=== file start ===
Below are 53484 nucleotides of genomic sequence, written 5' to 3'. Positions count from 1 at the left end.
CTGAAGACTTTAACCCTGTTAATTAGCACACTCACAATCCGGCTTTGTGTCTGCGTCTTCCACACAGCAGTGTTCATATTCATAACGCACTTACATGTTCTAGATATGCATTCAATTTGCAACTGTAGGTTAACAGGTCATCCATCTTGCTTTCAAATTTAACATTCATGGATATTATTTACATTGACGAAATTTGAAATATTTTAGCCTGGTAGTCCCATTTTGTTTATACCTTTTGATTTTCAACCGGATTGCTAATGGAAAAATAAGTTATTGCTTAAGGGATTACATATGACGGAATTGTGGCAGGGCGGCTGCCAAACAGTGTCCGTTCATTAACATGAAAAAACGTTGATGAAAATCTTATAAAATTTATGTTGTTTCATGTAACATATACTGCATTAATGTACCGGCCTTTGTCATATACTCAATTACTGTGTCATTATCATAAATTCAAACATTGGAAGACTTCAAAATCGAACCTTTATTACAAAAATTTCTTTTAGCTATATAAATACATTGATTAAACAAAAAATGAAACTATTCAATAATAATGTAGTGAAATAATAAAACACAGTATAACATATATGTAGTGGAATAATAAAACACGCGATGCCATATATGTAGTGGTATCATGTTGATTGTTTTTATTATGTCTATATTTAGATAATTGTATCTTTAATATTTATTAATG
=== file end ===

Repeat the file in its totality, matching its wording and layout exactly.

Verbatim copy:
Below are 53484 nucleotides of genomic sequence, written 5' to 3'. Positions count from 1 at the left end.
CTGAAGACTTTAACCCTGTTAATTAGCACACTCACAATCCGGCTTTGTGTCTGCGTCTTCCACACAGCAGTGTTCATATTCATAACGCACTTACATGTTCTAGATATGCATTCAATTTGCAACTGTAGGTTAACAGGTCATCCATCTTGCTTTCAAATTTAACATTCATGGATATTATTTACATTGACGAAATTTGAAATATTTTAGCCTGGTAGTCCCATTTTGTTTATACCTTTTGATTTTCAACCGGATTGCTAATGGAAAAATAAGTTATTGCTTAAGGGATTACATATGACGGAATTGTGGCAGGGCGGCTGCCAAACAGTGTCCGTTCATTAACATGAAAAAACGTTGATGAAAATCTTATAAAATTTATGTTGTTTCATGTAACATATACTGCATTAATGTACCGGCCTTTGTCATATACTCAATTACTGTGTCATTATCATAAATTCAAACATTGGAAGACTTCAAAATCGAACCTTTATTACAAAAATTTCTTTTAGCTATATAAATACATTGATTAAACAAAAAATGAAACTATTCAATAATAATGTAGTGAAATAATAAAACACAGTATAACATATATGTAGTGGAATAATAAAACACGCGATGCCATATATGTAGTGGTATCATGTTGATTGTTTTTATTATGTCTATATTTAGATAATTGTATCTTTAATATTTATTAATG